Shares of Virgin Orbit (VORB:NASDAQ) sank 23% Tuesday after the space satellite company filed for Chapter 11 bankruptcy protection. Virgin Orbit also said it would lay off nearly all of its workforce. Just a week before, the company said it was slashing its headcount by 85%. It is the latest company that took the SPAC route to the public markets to file for bankruptcy.
“Today my thoughts and concerns are with the many talented teammates and friends now finding their way forward who have been committed to the mission and promise of all that Virgin Orbit represents,” CEO Dan Hart said.
“I am confident of what we have built and hopeful to achieve a transaction that positions our Company and our technology for future opportunities and missions,” he added.
Virgin Orbit is among a select few U.S. rocket companies to successfully achieve orbit with a privately developed launch vehicle. Virgin Orbit developed a system that uses a modified 747 jet to send satellites into space by dropping a rocket from under the aircraft’s wing mid-flight.
The company’s has launched six missions since 2020, counting four successes and two failures. Its last mission suffered a mid-flight failure, with an issue during the launch preventing the rocket from reaching orbit. It crashed into the ocean. The high-profile launch which had rockets and satellites belonging to the to the U.K., the U.S., and other governments ended in the destruction of its satellite payload.
Virgin Orbit has been sourcing for new investors with majority owner Richard Branson unwilling to fund the company further. Branson founded the company in 2017 and owns a 75% interest. Abu Dhabi sovereign wealth fund Mubadala holds the second-largest stake at 18%.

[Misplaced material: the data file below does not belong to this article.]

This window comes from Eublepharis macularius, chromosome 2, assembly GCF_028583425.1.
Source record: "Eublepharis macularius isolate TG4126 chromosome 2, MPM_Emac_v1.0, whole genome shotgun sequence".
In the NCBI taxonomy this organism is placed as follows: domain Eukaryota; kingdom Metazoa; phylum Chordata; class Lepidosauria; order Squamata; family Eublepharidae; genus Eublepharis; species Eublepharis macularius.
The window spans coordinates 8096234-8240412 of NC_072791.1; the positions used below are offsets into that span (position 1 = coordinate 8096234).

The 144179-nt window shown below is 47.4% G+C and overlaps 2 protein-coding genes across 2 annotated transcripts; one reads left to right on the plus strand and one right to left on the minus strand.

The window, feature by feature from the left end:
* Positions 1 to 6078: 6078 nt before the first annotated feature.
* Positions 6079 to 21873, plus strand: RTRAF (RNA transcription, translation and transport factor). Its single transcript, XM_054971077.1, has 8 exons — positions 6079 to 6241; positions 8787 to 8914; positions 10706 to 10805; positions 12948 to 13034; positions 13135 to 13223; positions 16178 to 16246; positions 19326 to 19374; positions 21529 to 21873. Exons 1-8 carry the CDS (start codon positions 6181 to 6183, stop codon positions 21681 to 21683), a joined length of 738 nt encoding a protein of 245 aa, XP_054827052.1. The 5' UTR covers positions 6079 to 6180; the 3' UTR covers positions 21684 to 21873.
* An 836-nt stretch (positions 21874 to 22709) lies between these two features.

For Mr. Branson, the failure marks a significant blow after his Virgin Group invested more than a billion dollars into a company that once appeared to have bright prospects in the rapidly growing market for commercial-satellite launches.
It is a markedly different picture at present for Virgin Orbit which was valued $4bn at the time. Tuesday’s closing price brought the space satellite’s company to $65m. The failed launch couldn’t have come at a more difficult time to raise capital. Higher interest rates have made the cost to borrow more expensive.
However, departing Chief Operating Officer Tony Gingiss had some choice words for the company’s leadership, as well as a lengthy and detailed apology to its employees.
“You deserved better than this!” Gingiss wrote in a companywide email on Monday, which was obtained by CNBC. “You have been part of something audacious, challenging, and fulfilling [but] … You simply did not have the leadership or opportunity to demonstrate to the world what you can fully do and how this product could be an enduring force in the market,” Gingiss said.
Gingiss’ email appears to call out Virgin Orbit CEO Dan Hart, although not by name, and offers an apology to employees that they “have not heard from the person who should be saying it.”
“I’m sorry that I was not able to convince our leader and board to take a different path to give us more time to figure things out,” Gingiss said in the email.
The company noted in a securities filing that Gingiss was laid off as one of the 675 positions eliminated.
Virgin Orbit began commercial services in 2021 and began publicly trading on the Nasdaq stock exchange after a so-called SPAC merger. The deal saw the company valued at nearly $4 billion at the time.
The company, whose satellites are fired from under the wing of a Boeing Co. 747 jumbo jet, pitched itself as a shake-up in the industry, able to launch at short notice and from any runway that can handle these planes.
The method ran counter to the likes of Elon Musk’s Space Exploration Technologies Corp., referred to informally as SpaceX, which uses vertical launchers to send satellites into space.